NIMBYism in High Park?
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NIMBYism in High Park?

West-end residents fear a new condo may set off "crowding" of Toronto's largest park.

The boarded up houses at 1844 Bloor Street West are currently being demolished. Photo by Dean Bradley.

The row of boarded-up Victorian houses fronting High Park has long been an eyesore. Now though, a developer that’s looking to bring a 14-storey high-rise to the site is doing so in the face of fierce community opposition.

Concerned about the design of the proposed condo at 1844 Bloor Street West, residents formed a committee dubbed “This Is My Park” in August of last year and circulated a petition that now includes over 794 signatures.

E.L. Kramp, a 36-year resident of High Park and former chair of the committee, said that residents are opposed to a having a “glass-topped building” in their neighborhood, something which they just don’t think will gel with the area’s century homes.

Residents are also opposed to the proposed height and size of the condo, which will span from Pacific Avenue to Oakmount Road. The current design features two eight-storey wings, with a courtyard in the middle that will be integrated into the streetscape. The 14-storey section of the building will be set back 80 feet from the curb.

Kramp would prefer a five-story building at the sidewalk, stepping back to eight-storeys.

“I was just one of many residents who thought it was a totally inappropriate design—it was much too big and not the right style of building for the neighborhood,” she said. “We wanted something that would fit in with the architecture here.”

The developer, Daniels Corporation, first met with the community in June of 2010 to solicit feedback for the condo design, and has held three more community consultations with the City of Toronto since then.

The proposed condo at 1844 Bloor Street West. Image courtesy of Daniels Corporation.

Daniels subsequently made changes to their original design, in response to City and community feedback. Daniels’ current plan includes masonry and stone in the lower portions of the building; Neil Pattison, senior manager of development at Daniels insists that the rest of the building be clad in glass to prevent the building from appearing overly heavy.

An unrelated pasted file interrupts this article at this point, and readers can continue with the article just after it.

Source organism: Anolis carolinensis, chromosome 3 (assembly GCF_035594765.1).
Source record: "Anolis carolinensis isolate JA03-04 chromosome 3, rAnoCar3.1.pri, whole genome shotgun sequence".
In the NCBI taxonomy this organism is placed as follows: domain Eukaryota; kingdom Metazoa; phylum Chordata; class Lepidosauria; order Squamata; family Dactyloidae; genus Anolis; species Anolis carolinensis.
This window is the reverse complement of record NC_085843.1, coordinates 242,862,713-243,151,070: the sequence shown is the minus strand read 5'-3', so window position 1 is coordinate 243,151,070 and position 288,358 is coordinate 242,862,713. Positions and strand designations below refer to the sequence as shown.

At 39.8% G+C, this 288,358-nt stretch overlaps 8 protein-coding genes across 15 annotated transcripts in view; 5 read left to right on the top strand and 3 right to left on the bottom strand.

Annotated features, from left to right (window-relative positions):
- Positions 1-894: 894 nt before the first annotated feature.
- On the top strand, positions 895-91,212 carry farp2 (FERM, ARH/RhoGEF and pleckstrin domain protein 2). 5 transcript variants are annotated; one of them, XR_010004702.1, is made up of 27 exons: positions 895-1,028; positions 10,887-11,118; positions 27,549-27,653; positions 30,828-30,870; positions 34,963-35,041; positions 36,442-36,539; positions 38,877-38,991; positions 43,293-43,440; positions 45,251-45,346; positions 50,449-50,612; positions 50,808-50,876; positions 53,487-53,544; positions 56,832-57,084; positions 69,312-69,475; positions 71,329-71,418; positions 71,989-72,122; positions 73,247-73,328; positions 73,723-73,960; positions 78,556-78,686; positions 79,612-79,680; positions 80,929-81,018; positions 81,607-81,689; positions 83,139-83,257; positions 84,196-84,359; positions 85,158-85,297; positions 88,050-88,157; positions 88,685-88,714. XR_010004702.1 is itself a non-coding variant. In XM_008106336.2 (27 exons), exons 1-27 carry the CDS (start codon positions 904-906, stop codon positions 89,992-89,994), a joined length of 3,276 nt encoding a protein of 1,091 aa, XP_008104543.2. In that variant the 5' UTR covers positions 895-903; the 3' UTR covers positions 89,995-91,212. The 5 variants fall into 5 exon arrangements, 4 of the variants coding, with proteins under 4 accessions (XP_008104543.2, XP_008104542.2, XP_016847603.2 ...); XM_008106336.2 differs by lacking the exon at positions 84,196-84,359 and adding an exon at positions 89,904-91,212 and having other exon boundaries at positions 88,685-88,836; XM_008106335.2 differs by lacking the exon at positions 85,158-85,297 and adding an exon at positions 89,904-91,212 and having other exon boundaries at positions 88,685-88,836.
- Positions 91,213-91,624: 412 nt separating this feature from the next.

“This concept didn’t sink in with the residents,” insisted Pattison. “The residents are just objecting to the development in principle, they’re objecting to a 14-storey building period, no matter what it looks like.”

Pattison may be right. Kramp and residents are concerned that the proposed high-rise at 1844 Bloor could be precedent setting, and will result in the “crowding” of High Park. The area does already include a number of high-rise apartments, though they are set back from the park. Pattison argued that the building’s proximity to subway stations and existing infrastructure like Bloor Street is an example of sustainable design.

The reality is that the City of Toronto has designated Bloor Street West as an area intended to support development and greater residential density. This may trump a recent decision by the Etobicoke York Community Council that Daniels work further with community volunteers to refine their design, and that the City report back to council on the process.

In the meantime, Daniels is taking their case to the Ontario Municipal Board.

“Obviously we’re not going to please all the people all the time,” said Pattison. “But we’re confidant that we’ve addressed their concerns and that this development can go forward and be approved on its planning merits.”

A review date with the OMB is still pending.

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